Imagine if somehow there were an evolution theory delete key, and we pushed it. If the De Lorean could take us back, what might that alternate parallel universe look like? There are two options that I see. Either we would continue to try to find a scientific theory, perhaps sticking with Lamarck, that would best explain biology; or, we would not focus so much on origins at all. Regardless, I can still imagine science continuing, since our curiosity would not be quenched even if we didn’t have biological origins nailed down.There is the issue of politics and education. Now, I’m not one of these people that think it’s the death of reason if a teacher brings up Creationism.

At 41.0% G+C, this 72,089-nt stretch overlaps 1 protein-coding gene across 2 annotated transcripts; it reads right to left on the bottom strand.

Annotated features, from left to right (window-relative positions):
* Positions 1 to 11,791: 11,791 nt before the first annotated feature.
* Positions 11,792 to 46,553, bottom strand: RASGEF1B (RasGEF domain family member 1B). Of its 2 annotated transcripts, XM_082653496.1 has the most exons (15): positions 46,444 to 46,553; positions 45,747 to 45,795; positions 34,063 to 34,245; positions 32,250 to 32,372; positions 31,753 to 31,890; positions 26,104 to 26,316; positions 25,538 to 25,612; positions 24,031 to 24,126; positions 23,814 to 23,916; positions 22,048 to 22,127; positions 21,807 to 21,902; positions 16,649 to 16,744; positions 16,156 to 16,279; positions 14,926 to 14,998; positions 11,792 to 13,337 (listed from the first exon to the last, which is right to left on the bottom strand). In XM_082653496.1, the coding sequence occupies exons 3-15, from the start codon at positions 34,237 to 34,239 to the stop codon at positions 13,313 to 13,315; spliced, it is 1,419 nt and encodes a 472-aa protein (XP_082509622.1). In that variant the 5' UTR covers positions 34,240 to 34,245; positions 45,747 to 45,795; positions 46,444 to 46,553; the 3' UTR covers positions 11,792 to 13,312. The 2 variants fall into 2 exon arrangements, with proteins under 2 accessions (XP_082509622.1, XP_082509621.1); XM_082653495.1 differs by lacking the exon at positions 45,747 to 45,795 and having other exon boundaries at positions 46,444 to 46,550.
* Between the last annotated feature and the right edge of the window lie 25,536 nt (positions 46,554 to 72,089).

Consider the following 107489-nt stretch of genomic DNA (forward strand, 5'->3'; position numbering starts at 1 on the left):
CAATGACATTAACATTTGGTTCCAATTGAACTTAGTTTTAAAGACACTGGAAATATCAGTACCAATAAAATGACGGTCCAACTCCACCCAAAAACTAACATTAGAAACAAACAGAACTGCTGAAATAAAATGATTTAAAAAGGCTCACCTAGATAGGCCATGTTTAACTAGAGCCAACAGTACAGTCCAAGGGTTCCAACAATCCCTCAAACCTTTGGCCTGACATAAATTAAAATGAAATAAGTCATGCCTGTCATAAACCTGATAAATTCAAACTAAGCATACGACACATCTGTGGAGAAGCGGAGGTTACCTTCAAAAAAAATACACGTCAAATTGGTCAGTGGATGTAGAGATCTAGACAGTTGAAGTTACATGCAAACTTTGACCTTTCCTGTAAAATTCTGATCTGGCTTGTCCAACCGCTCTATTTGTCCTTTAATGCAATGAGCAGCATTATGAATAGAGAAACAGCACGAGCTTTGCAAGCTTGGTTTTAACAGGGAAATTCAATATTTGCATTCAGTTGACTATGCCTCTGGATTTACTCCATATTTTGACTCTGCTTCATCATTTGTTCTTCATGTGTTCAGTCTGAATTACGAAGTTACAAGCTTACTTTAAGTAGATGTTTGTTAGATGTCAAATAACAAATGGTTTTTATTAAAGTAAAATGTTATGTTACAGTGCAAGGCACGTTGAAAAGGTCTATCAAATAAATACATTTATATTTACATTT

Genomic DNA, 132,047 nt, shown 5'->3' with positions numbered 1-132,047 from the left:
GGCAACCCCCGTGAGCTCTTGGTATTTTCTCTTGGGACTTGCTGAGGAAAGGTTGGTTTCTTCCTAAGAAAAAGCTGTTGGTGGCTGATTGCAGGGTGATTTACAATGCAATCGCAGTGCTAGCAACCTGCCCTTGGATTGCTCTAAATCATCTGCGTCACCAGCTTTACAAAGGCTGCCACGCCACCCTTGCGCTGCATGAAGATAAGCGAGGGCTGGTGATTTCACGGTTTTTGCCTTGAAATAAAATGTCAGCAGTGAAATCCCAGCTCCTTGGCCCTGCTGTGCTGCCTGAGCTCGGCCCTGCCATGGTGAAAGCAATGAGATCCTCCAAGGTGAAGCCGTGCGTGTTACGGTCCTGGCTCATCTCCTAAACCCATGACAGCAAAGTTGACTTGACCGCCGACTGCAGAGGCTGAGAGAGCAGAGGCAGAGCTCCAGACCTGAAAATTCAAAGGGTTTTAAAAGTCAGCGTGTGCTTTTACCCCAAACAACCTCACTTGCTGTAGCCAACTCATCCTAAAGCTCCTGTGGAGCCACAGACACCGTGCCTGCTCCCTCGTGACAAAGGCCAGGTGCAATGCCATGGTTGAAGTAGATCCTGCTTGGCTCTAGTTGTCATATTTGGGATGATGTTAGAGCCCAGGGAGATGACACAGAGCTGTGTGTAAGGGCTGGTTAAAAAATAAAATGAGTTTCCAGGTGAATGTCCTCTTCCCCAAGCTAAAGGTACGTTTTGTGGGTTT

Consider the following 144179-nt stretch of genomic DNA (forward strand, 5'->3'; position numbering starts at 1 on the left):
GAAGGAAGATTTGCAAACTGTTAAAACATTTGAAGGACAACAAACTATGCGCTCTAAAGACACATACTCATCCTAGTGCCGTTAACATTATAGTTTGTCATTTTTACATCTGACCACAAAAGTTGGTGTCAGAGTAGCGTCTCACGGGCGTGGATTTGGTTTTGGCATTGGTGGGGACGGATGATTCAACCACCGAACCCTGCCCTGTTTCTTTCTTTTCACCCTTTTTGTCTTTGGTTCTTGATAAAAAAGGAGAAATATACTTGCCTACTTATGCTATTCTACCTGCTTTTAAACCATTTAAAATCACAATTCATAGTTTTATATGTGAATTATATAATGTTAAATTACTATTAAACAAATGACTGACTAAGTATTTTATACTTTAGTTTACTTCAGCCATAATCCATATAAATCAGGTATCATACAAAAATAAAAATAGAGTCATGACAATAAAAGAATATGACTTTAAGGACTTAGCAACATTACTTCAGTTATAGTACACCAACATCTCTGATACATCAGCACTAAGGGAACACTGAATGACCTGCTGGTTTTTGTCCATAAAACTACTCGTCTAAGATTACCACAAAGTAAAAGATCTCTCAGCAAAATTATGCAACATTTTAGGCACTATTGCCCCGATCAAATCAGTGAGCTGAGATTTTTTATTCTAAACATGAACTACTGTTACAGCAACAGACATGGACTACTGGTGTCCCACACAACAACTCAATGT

My theme is that it really doesn’t matter. Good science can thrive regardless of origin conceptions. That being said, I hold the same view as John West of the Discovery Institute. Evolution is the consensus, and we should teach the consensus. I also did not touch issues like conceptions of humanity because this is precisely where an atheist or evolutionist might need to qualify themselves. Evolution describes; it does not prescribe. It says what we are, but not how we should act. Therefore, there are very real and fair questions to hold up to the atheists’ faces: where is morality? Where is human dignity? What is beauty and humor? Evolution won’t necessarily lead us to destruction, but we have good reason to look at it’s implications with suspicion.